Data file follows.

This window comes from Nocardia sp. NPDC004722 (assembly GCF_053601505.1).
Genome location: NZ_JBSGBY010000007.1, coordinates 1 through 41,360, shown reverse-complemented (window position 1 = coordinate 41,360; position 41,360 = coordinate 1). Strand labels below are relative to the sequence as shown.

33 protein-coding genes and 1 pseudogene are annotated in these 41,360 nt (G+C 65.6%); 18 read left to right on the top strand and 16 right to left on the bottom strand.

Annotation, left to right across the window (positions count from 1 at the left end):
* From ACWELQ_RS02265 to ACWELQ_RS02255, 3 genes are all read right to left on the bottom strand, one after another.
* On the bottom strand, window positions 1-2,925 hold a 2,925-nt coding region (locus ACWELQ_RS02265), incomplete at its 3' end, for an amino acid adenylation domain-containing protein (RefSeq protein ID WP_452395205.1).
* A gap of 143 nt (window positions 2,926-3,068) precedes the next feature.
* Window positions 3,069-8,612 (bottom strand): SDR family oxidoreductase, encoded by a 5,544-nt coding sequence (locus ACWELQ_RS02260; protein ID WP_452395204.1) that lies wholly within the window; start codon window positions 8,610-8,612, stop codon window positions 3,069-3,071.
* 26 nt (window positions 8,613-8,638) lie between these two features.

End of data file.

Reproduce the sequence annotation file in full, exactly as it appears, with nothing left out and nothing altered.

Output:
This window comes from Nocardia sp. NPDC004722 (assembly GCF_053601505.1).
Genome location: NZ_JBSGBY010000007.1, coordinates 1 through 41,360, shown reverse-complemented (window position 1 = coordinate 41,360; position 41,360 = coordinate 1). Strand labels below are relative to the sequence as shown.

33 protein-coding genes and 1 pseudogene are annotated in these 41,360 nt (G+C 65.6%); 18 read left to right on the top strand and 16 right to left on the bottom strand.

Annotation, left to right across the window (positions count from 1 at the left end):
* From ACWELQ_RS02265 to ACWELQ_RS02255, 3 genes are all read right to left on the bottom strand, one after another.
* On the bottom strand, window positions 1-2,925 hold a 2,925-nt coding region (locus ACWELQ_RS02265), incomplete at its 3' end, for an amino acid adenylation domain-containing protein (RefSeq protein ID WP_452395205.1).
* A gap of 143 nt (window positions 2,926-3,068) precedes the next feature.
* Window positions 3,069-8,612 (bottom strand): SDR family oxidoreductase, encoded by a 5,544-nt coding sequence (locus ACWELQ_RS02260; protein ID WP_452395204.1) that lies wholly within the window; start codon window positions 8,610-8,612, stop codon window positions 3,069-3,071.
* 26 nt (window positions 8,613-8,638) lie between these two features.